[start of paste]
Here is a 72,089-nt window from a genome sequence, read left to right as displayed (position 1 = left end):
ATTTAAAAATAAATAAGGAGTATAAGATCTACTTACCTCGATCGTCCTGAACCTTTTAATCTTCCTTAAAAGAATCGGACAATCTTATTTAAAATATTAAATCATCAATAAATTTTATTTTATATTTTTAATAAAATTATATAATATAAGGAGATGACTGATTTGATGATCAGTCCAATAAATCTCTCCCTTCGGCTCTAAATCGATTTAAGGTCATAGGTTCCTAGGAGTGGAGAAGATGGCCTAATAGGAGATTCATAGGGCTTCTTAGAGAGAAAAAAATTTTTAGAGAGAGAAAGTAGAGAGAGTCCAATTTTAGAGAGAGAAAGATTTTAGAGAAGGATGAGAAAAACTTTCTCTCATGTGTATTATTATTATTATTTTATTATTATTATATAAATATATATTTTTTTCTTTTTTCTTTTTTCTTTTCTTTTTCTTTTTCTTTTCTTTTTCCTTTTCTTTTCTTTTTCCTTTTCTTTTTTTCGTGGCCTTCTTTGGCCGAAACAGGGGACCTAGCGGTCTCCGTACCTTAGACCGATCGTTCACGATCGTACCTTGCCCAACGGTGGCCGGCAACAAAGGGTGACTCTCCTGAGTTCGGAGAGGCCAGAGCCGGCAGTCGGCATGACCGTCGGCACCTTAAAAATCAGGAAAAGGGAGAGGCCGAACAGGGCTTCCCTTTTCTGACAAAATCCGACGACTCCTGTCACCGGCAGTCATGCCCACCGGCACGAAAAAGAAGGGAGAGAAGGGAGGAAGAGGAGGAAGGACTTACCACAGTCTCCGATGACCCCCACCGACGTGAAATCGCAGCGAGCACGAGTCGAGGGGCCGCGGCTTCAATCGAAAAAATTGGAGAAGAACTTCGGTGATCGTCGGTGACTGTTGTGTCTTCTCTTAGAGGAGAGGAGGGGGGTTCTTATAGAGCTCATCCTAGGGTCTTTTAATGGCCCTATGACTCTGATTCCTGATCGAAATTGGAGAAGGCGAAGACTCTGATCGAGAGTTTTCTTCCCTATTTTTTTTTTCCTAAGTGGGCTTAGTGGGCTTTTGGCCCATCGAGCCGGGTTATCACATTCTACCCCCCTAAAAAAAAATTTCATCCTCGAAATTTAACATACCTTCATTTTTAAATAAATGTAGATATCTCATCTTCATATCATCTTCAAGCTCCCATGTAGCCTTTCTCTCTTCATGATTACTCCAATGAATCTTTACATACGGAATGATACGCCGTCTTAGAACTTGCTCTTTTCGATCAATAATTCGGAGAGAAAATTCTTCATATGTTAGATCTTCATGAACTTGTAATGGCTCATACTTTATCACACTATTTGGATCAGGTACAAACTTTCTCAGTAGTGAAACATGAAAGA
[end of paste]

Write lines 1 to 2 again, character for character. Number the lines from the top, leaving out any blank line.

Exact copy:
Here is a 72,089-nt window from a genome sequence, read left to right as displayed (position 1 = left end):
ATTTAAAAATAAATAAGGAGTATAAGATCTACTTACCTCGATCGTCCTGAACCTTTTAATCTTCCTTAAAAGAATCGGACAATCTTATTTAAAATATTAAATCATCAATAAATTTTATTTTATATTTTTAATAAAATTATATAATATAAGGAGATGACTGATTTGATGATCAGTCCAATAAATCTCTCCCTTCGGCTCTAAATCGATTTAAGGTCATAGGTTCCTAGGAGTGGAGAAGATGGCCTAATAGGAGATTCATAGGGCTTCTTAGAGAGAAAAAAATTTTTAGAGAGAGAAAGTAGAGAGAGTCCAATTTTAGAGAGAGAAAGATTTTAGAGAAGGATGAGAAAAACTTTCTCTCATGTGTATTATTATTATTATTTTATTATTATTATATAAATATATATTTTTTTCTTTTTTCTTTTTTCTTTTCTTTTTCTTTTTCTTTTCTTTTTCCTTTTCTTTTCTTTTTCCTTTTCTTTTTTTCGTGGCCTTCTTTGGCCGAAACAGGGGACCTAGCGGTCTCCGTACCTTAGACCGATCGTTCACGATCGTACCTTGCCCAACGGTGGCCGGCAACAAAGGGTGACTCTCCTGAGTTCGGAGAGGCCAGAGCCGGCAGTCGGCATGACCGTCGGCACCTTAAAAATCAGGAAAAGGGAGAGGCCGAACAGGGCTTCCCTTTTCTGACAAAATCCGACGACTCCTGTCACCGGCAGTCATGCCCACCGGCACGAAAAAGAAGGGAGAGAAGGGAGGAAGAGGAGGAAGGACTTACCACAGTCTCCGATGACCCCCACCGACGTGAAATCGCAGCGAGCACGAGTCGAGGGGCCGCGGCTTCAATCGAAAAAATTGGAGAAGAACTTCGGTGATCGTCGGTGACTGTTGTGTCTTCTCTTAGAGGAGAGGAGGGGGGTTCTTATAGAGCTCATCCTAGGGTCTTTTAATGGCCCTATGACTCTGATTCCTGATCGAAATTGGAGAAGGCGAAGACTCTGATCGAGAGTTTTCTTCCCTATTTTTTTTTTCCTAAGTGGGCTTAGTGGGCTTTTGGCCCATCGAGCCGGGTTATCACATTCTACCCCCCTAAAAAAAAATTTCATCCTCGAAATTTAACATACCTTCATTTTTAAATAAATGTAGATATCTCATCTTCATATCATCTTCAAGCTCCCATGTAGCCTTTCTCTCTTCATGATTACTCCAATGAATCTTTACATACGGAATGATACGCCGTCTTAGAACTTGCTCTTTTCGATCAATAATTCGGAGAGAAAATTCTTCATATGTTAGATCTTCATGAACTTGTAATGGCTCATACTTTATCACACTATTTGGATCAGGTACAAACTTTCTCAGTAGTGAAACATGAAAGA